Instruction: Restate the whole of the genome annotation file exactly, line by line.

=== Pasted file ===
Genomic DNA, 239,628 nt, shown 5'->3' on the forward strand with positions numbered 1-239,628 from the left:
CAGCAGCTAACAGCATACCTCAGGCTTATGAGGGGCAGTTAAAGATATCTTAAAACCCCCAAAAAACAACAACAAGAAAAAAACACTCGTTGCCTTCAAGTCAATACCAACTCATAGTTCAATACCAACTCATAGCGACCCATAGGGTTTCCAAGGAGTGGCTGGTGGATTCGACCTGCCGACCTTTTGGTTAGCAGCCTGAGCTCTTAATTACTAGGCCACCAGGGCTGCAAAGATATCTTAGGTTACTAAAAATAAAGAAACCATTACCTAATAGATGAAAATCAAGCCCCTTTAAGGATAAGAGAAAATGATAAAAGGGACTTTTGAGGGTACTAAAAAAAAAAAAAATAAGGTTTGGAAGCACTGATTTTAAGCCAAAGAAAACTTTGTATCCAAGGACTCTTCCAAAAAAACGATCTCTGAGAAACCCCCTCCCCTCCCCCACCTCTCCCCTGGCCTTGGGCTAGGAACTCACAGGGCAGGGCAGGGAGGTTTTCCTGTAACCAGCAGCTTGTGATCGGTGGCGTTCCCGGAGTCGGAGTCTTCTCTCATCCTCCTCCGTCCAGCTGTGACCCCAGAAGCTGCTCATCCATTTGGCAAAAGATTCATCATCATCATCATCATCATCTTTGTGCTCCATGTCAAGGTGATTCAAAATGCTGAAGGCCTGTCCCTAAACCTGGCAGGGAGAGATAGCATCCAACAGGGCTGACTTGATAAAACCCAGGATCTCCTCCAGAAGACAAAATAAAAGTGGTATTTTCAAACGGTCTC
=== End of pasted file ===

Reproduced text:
Genomic DNA, 239,628 nt, shown 5'->3' on the forward strand with positions numbered 1-239,628 from the left:
CAGCAGCTAACAGCATACCTCAGGCTTATGAGGGGCAGTTAAAGATATCTTAAAACCCCCAAAAAACAACAACAAGAAAAAAACACTCGTTGCCTTCAAGTCAATACCAACTCATAGTTCAATACCAACTCATAGCGACCCATAGGGTTTCCAAGGAGTGGCTGGTGGATTCGACCTGCCGACCTTTTGGTTAGCAGCCTGAGCTCTTAATTACTAGGCCACCAGGGCTGCAAAGATATCTTAGGTTACTAAAAATAAAGAAACCATTACCTAATAGATGAAAATCAAGCCCCTTTAAGGATAAGAGAAAATGATAAAAGGGACTTTTGAGGGTACTAAAAAAAAAAAAAATAAGGTTTGGAAGCACTGATTTTAAGCCAAAGAAAACTTTGTATCCAAGGACTCTTCCAAAAAAACGATCTCTGAGAAACCCCCTCCCCTCCCCCACCTCTCCCCTGGCCTTGGGCTAGGAACTCACAGGGCAGGGCAGGGAGGTTTTCCTGTAACCAGCAGCTTGTGATCGGTGGCGTTCCCGGAGTCGGAGTCTTCTCTCATCCTCCTCCGTCCAGCTGTGACCCCAGAAGCTGCTCATCCATTTGGCAAAAGATTCATCATCATCATCATCATCATCTTTGTGCTCCATGTCAAGGTGATTCAAAATGCTGAAGGCCTGTCCCTAAACCTGGCAGGGAGAGATAGCATCCAACAGGGCTGACTTGATAAAACCCAGGATCTCCTCCAGAAGACAAAATAAAAGTGGTATTTTCAAACGGTCTC